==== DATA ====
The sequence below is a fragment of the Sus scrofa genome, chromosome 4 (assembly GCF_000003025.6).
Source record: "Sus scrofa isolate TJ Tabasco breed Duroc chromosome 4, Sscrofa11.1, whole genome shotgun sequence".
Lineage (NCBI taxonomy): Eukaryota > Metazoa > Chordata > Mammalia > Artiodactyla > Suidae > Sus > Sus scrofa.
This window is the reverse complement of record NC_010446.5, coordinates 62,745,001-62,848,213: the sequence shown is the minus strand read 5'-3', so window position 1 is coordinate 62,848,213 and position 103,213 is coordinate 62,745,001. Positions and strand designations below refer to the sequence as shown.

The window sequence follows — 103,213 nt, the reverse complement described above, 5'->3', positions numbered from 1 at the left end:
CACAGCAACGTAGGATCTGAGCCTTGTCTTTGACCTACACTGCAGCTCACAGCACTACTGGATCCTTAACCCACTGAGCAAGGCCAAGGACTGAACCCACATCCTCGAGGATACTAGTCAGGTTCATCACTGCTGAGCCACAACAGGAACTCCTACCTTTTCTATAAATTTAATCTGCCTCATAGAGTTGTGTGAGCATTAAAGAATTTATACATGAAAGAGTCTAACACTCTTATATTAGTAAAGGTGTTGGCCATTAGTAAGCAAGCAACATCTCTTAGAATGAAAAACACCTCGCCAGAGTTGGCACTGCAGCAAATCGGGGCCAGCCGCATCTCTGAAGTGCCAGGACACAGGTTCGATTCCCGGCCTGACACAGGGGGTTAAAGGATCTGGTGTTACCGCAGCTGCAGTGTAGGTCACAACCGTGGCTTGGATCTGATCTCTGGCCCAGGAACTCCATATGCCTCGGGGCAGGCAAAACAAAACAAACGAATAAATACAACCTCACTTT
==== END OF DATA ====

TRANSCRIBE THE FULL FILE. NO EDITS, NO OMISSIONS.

The sequence below is a fragment of the Sus scrofa genome, chromosome 4 (assembly GCF_000003025.6).
Source record: "Sus scrofa isolate TJ Tabasco breed Duroc chromosome 4, Sscrofa11.1, whole genome shotgun sequence".
Lineage (NCBI taxonomy): Eukaryota > Metazoa > Chordata > Mammalia > Artiodactyla > Suidae > Sus > Sus scrofa.
This window is the reverse complement of record NC_010446.5, coordinates 62,745,001-62,848,213: the sequence shown is the minus strand read 5'-3', so window position 1 is coordinate 62,848,213 and position 103,213 is coordinate 62,745,001. Positions and strand designations below refer to the sequence as shown.

The window sequence follows — 103,213 nt, the reverse complement described above, 5'->3', positions numbered from 1 at the left end:
CACAGCAACGTAGGATCTGAGCCTTGTCTTTGACCTACACTGCAGCTCACAGCACTACTGGATCCTTAACCCACTGAGCAAGGCCAAGGACTGAACCCACATCCTCGAGGATACTAGTCAGGTTCATCACTGCTGAGCCACAACAGGAACTCCTACCTTTTCTATAAATTTAATCTGCCTCATAGAGTTGTGTGAGCATTAAAGAATTTATACATGAAAGAGTCTAACACTCTTATATTAGTAAAGGTGTTGGCCATTAGTAAGCAAGCAACATCTCTTAGAATGAAAAACACCTCGCCAGAGTTGGCACTGCAGCAAATCGGGGCCAGCCGCATCTCTGAAGTGCCAGGACACAGGTTCGATTCCCGGCCTGACACAGGGGGTTAAAGGATCTGGTGTTACCGCAGCTGCAGTGTAGGTCACAACCGTGGCTTGGATCTGATCTCTGGCCCAGGAACTCCATATGCCTCGGGGCAGGCAAAACAAAACAAACGAATAAATACAACCTCACTTT